Sundara Aiyar, J.
1. The facts necessary for the disposal of this second appeal may be very briefly stated. One Venkatachella Mudali hypothecated certain land to one Muthu Goundan in 1898 and died in 1904 leaving behind him two widows, the 1st and and defendants in this suit, and 5 daughters defendants Nos. 3 to 7. Muthu Goundan obtained a decree on his mortgage bond against the widows and certain purchasers from them. The property was directed to be sold in execution of the decree and while the sale was actually going on, Narayana Kutti Goundan, one of the plaintiffs in this suit, paid the amount of the decree into court. Four of the daughters executed a mortgage bond in favour of the two plaintiffs here for the amount which the bond alleges was received from them for discharging the amount required for paying up the decree amount due to Muthu Goundan. The property mortgaged under the instrument was the same as that which had been mortgaged to Muthu Goundan. The plaintiff's suit is to recover the amount due under their mortgage bond by sale of the mortgaged property and personally from the defendants Nos. 3 to 6, the executants of the bond. The District Munsif was of opinion that the daughters as reversioners having only a spes successionis had no such interest in the mortgaged property as would entitle them to redeem Muthu Goandan, and that the plaintiffs obtained no legally enforceable right under the mortgage to them as against the mortgaged property. He therefore refused to pass a decree for the sale of the land, but gave the plaintiffs a personal decree against the defendants Nos. 3 to 6. On appeal the District Judge confirmed the Munsif's decree holding that, though the defendants Nos. 3 to 6 must be held to have some interest in the land and might be entitled to a charge on the land against the 1st and 2nd defendants, the plaintiffs who lent money to the daughters could not be held to have obtained any valid right under their mortgage. The 1st plaintiff, Narayana Kutti Goundan, has appealed to this court from the decree of the District Judge.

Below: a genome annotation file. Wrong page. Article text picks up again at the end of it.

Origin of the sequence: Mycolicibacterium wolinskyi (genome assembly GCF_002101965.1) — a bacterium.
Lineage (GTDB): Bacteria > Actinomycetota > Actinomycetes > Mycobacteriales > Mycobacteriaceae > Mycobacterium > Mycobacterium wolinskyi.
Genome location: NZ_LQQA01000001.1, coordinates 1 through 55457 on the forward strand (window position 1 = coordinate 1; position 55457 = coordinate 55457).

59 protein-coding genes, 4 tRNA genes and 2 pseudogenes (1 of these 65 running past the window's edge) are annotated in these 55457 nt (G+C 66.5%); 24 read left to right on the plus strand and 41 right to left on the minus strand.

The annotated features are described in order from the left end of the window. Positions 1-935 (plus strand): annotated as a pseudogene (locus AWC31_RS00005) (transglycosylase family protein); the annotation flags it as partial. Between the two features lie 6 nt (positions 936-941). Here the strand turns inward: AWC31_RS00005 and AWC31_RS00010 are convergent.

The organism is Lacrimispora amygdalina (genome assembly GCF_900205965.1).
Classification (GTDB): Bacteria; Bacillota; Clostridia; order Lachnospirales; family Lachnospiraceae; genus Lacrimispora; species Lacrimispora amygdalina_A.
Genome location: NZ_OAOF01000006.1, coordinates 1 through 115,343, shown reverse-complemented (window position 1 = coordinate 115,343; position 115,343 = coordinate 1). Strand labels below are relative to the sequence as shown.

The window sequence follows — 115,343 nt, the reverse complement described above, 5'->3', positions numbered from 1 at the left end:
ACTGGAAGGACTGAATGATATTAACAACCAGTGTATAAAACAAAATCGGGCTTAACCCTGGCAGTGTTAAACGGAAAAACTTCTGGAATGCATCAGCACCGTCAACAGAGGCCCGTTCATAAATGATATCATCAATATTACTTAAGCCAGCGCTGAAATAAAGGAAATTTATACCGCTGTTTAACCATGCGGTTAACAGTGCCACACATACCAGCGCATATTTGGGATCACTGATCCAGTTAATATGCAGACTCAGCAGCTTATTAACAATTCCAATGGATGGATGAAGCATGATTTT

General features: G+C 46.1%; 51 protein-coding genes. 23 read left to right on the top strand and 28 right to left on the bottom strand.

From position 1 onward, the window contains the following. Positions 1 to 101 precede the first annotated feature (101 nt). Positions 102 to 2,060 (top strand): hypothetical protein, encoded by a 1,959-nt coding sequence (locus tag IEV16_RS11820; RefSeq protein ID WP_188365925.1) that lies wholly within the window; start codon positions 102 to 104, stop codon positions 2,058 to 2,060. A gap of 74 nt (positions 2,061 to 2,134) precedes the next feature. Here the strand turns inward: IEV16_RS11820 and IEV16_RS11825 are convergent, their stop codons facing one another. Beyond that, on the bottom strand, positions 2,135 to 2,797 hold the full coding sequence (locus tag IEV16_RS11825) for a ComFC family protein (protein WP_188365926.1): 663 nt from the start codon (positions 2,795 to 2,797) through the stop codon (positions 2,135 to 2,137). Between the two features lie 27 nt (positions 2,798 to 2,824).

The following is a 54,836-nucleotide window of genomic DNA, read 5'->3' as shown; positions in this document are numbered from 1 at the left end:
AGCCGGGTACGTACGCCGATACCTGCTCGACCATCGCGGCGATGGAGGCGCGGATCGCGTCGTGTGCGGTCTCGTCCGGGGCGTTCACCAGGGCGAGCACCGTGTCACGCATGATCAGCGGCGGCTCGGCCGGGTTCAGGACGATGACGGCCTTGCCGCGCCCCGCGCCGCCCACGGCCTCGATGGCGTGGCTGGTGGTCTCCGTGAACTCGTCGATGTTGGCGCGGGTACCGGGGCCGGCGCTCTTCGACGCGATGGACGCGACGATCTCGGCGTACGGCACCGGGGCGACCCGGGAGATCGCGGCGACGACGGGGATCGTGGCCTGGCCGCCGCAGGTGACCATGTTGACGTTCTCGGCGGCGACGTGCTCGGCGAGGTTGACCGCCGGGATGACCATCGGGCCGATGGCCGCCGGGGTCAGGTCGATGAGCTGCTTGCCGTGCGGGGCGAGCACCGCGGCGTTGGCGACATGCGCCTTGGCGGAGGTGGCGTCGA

2. It is clear from the facts of the case that the plaintiffs lent moneys to the four daughters on the security of such interest as they would obtain in the land by redeeming Muthu Goundan's mortgage. If the daughters obtained a valid charge on the land against the widows, the defendants Nos. 1 and 2, by redeeming the mortgage, there is no reason for holding that they could not create the mortgage in question in the plaintiffs' favour charging their right.